The first Festival Orchestra concert of the Music Academy season is unquestionably one of Santa Barbara’s happiest musical traditions. This year was no exception, and dynamic maestro Larry Rachleff made the most of it, directing the players with vivid animation and steady focus through a wonderful program of early-20th-century masterworks by Béla Bartók, Claude Debussy, and Maurice Ravel. Not a long program, but one full of adventure, Saturday’s show opened with one of the most daring works in the standard repertoire, Bartók’s Suite from The Miraculous Mandarin. The outrageousness of this piece’s subject matter — a gruesome tale of three thieves, a prostitute, and the supernaturally passionate mandarin they murder — makes for a wild ride. Although both the Vienna and the Boston symphony orchestras have performed Bartók’s Mandarin at the Granada in recent years, Saturday’s Academy Festival Orchestra (AFO) performance was what finally won over this previously skeptical listener. The principals were outstanding, especially clarinetist Joseph Morris, who brought out the sophistication of Bartók’s writing for the female dancer. Maestro Rachleff was clearly having the time of his life, pulling tremendous blasts of beautiful chaos from his strings, brass, and percussion.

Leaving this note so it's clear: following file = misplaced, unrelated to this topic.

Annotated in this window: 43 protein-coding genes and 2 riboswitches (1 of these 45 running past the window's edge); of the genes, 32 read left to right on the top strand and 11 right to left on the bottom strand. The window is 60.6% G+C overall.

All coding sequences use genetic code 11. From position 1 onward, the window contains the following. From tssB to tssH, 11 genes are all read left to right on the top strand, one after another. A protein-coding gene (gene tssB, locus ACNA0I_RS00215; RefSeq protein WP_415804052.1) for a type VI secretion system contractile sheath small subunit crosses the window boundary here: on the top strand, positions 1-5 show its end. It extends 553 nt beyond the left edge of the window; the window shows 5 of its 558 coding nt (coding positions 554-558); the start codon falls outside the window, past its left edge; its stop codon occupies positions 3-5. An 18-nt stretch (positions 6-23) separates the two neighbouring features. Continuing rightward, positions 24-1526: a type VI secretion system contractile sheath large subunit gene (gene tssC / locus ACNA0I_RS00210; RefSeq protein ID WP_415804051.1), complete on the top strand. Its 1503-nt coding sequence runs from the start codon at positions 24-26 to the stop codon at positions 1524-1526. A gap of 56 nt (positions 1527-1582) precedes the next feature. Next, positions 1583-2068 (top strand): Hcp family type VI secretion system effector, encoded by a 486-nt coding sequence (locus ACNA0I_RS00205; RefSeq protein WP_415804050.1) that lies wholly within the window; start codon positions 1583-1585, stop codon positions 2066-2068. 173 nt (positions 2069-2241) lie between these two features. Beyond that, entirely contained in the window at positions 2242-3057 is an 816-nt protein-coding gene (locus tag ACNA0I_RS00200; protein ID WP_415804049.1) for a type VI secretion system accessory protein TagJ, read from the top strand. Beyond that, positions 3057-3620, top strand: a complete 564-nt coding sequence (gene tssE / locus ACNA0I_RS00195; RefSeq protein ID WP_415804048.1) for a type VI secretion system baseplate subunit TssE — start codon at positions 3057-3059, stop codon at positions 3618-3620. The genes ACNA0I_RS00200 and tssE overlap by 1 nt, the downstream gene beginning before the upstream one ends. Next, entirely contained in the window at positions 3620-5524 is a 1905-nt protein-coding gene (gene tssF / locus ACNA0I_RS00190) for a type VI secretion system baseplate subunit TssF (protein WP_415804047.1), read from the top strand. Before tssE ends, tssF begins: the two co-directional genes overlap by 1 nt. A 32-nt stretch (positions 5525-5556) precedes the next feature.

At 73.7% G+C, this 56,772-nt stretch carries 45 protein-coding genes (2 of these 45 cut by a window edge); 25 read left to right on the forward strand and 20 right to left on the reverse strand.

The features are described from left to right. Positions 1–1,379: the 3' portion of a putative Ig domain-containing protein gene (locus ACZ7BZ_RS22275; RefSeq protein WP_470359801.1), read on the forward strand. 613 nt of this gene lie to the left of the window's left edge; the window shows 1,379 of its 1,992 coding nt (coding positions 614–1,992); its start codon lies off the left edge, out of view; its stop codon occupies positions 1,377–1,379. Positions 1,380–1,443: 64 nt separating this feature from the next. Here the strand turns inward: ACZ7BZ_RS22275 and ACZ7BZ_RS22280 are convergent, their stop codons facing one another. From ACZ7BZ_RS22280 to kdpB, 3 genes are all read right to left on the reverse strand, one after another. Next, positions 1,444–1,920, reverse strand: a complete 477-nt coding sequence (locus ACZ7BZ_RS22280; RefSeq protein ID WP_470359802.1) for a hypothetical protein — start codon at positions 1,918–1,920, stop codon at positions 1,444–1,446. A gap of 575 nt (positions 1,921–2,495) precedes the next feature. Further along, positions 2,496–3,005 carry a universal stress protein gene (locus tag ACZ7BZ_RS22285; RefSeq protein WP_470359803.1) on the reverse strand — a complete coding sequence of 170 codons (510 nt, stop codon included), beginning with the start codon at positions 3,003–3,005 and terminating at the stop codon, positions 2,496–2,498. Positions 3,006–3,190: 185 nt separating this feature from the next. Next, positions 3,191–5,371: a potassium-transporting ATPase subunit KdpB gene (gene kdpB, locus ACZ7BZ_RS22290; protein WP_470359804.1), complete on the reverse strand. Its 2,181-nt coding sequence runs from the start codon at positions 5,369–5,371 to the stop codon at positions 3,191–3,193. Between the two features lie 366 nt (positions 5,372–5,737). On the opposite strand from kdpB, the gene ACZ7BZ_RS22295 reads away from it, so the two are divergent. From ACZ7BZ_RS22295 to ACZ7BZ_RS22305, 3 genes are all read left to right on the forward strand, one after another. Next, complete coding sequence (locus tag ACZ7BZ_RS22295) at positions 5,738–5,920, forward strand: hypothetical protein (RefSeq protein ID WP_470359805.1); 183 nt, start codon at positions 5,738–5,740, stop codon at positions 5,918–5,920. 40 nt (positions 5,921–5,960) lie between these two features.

After the intermission, the orchestra dove into Debussy’s La mer as if seeking relief from Bartók’s lunatic city. The third movement, “Dialogue of the wind and the sea,” was particularly strong, as the orchestra reveled in Debussy’s playful deconstruction of symphonic finale conventions. The last piece of the night was Ravel’s La valse, another example of high-level compositional meta-reflection on the implications of form. There’s a sense in the composer’s approach to tone and structure that the ideals, musical and otherwise, of old Vienna have been lost, but Ravel and the AFO nevertheless provided immense pleasure.